Intelligent communication

Siemens Australia product manager - PCS 7 Process Control System, Marek Lisik, has been working around Australia’s process industries for 24 years, in various sectors including food and beverage, automotive, chemicals and healthcare.

“My first major experience with instrumentation, around 1989, was on an animal feedstock plant, where there was a problem with the level sensors in bulk storage bins. As it turned out, the capacitive-type sensors were not really suitable for the type of material in the bins, causing a fair degree of havoc in the control program,” Lisik told PACE.

“Another early experience was driving and subsequently carrying half a tonne of test weights to calibrate the load cells on a weigh bin. A sobering experience with actuators came after spending hours tuning a particular PID loop, only to realise that the actuator had a stiction problem and hence exhibited a ‘highly unpredictable degree of non-linearity’.”

User-friendly and simple operation, push buttons and graphics-enabled local displays are just some of the features you will find on many of today’s modern instruments. (Image courtesy of Siemens.)

User-friendly and simple operation, push buttons and graphics-enabled local displays are just some of the features you will find on many of today’s modern instruments. (Image courtesy of Siemens.)

In Lisik’s opinion, there have been various significant developments in process instrumentation technology since he first began working in the industry, but none reaping as many benefits as the introduction of intelligent instruments and serial communication, for example HART, Profibus PA and Foundation Fieldbus (FF), and more recently, Ethernet-based communications, such as Profinet.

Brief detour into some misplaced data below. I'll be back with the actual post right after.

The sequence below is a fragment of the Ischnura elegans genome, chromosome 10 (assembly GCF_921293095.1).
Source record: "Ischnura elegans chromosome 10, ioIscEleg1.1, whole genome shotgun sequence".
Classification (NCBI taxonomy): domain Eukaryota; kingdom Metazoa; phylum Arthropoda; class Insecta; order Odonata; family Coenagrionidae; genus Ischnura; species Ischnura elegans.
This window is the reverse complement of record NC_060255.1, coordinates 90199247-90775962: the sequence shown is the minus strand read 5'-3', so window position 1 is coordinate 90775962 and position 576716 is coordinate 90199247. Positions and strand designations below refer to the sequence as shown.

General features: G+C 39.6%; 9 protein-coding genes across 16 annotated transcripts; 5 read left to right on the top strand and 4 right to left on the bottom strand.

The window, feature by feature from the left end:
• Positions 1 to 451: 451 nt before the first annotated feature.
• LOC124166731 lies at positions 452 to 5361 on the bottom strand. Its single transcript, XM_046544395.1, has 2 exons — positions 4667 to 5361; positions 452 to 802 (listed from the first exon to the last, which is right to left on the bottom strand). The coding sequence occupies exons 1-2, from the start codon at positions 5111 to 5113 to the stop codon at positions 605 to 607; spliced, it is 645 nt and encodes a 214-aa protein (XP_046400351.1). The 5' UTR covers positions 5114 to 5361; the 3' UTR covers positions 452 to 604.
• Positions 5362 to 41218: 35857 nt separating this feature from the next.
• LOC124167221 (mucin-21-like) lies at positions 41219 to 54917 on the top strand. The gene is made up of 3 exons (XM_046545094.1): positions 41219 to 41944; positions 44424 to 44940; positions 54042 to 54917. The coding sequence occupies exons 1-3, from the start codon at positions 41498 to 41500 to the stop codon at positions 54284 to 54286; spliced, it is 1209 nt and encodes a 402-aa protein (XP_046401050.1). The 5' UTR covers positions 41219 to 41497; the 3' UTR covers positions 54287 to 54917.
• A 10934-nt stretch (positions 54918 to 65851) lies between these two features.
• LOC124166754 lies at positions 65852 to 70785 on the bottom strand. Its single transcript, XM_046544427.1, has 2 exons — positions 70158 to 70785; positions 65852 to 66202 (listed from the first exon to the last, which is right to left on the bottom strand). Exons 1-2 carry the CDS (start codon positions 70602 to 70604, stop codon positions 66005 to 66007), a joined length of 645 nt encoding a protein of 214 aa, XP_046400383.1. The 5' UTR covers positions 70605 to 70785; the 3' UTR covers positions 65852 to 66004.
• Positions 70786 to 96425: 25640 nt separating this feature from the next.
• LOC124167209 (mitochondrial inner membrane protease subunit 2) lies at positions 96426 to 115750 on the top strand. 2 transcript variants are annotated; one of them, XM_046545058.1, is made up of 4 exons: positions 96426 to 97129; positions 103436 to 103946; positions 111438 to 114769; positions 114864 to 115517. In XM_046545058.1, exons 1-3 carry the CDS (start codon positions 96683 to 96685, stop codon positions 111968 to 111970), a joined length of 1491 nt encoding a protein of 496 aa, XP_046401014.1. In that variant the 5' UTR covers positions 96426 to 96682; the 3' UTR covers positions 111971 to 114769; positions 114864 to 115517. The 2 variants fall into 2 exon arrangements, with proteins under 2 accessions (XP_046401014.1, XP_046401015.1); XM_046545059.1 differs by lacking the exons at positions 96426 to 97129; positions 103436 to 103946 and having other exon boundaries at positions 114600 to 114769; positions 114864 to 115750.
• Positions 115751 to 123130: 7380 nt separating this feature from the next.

“To start with, the quality of measurement data has increased, including accuracy, reduction/elimination of noise in the transmission line, and elimination of encoding/decoding inaccuracies. Other benefits include multiple process variables from one transmitter, diagnostic data, simplicity of calibration, and signal simulation,” Lisik said.

“When I started my work in Australia, 20 odd years ago, I encountered a variety of current- and voltage-based signals: 0-20mA, 4-20mA, +/- 20 mA, 1-5V, 0-10V, etc. Then increasingly, HART became popular, with other fieldbus technologies in their perceived or actual infancy and with uptake pretty well limited to a few ‘Brave New World’ early adopters.

“In the last 10 years I have seen a huge shift of acceptance of fieldbus like Profibus DP and PA, with recent major DCS installations in the range of 30,000 plus signals, predominantly via fieldbus (Profibus). Latest figures from PI International show over 50 million installed Profibus (combined DP & PA) nodes worldwide.”